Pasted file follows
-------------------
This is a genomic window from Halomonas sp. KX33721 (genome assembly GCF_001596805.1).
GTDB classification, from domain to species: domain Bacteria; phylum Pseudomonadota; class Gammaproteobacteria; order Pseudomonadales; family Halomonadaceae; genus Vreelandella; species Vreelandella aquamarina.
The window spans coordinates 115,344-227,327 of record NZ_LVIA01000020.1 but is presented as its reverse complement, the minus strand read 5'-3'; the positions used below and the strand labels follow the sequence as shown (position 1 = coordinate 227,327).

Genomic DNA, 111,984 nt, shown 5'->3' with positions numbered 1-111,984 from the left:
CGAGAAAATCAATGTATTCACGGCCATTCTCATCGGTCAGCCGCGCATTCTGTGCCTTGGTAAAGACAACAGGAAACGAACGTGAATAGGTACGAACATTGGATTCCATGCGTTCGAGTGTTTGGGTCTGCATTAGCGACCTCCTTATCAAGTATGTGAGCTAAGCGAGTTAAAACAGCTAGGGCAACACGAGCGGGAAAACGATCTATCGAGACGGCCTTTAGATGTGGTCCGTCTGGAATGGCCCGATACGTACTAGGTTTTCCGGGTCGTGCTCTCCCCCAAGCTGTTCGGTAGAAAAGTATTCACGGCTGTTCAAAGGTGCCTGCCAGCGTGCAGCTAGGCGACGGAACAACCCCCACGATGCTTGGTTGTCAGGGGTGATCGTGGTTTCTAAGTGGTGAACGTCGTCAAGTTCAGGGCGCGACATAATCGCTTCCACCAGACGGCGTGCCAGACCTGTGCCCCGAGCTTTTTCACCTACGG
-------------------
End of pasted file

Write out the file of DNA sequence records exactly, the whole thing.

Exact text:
This is a genomic window from Halomonas sp. KX33721 (genome assembly GCF_001596805.1).
GTDB classification, from domain to species: domain Bacteria; phylum Pseudomonadota; class Gammaproteobacteria; order Pseudomonadales; family Halomonadaceae; genus Vreelandella; species Vreelandella aquamarina.
The window spans coordinates 115,344-227,327 of record NZ_LVIA01000020.1 but is presented as its reverse complement, the minus strand read 5'-3'; the positions used below and the strand labels follow the sequence as shown (position 1 = coordinate 227,327).

Genomic DNA, 111,984 nt, shown 5'->3' with positions numbered 1-111,984 from the left:
CGAGAAAATCAATGTATTCACGGCCATTCTCATCGGTCAGCCGCGCATTCTGTGCCTTGGTAAAGACAACAGGAAACGAACGTGAATAGGTACGAACATTGGATTCCATGCGTTCGAGTGTTTGGGTCTGCATTAGCGACCTCCTTATCAAGTATGTGAGCTAAGCGAGTTAAAACAGCTAGGGCAACACGAGCGGGAAAACGATCTATCGAGACGGCCTTTAGATGTGGTCCGTCTGGAATGGCCCGATACGTACTAGGTTTTCCGGGTCGTGCTCTCCCCCAAGCTGTTCGGTAGAAAAGTATTCACGGCTGTTCAAAGGTGCCTGCCAGCGTGCAGCTAGGCGACGGAACAACCCCCACGATGCTTGGTTGTCAGGGGTGATCGTGGTTTCTAAGTGGTGAACGTCGTCAAGTTCAGGGCGCGACATAATCGCTTCCACCAGACGGCGTGCCAGACCTGTGCCCCGAGCTTTTTCACCTACGG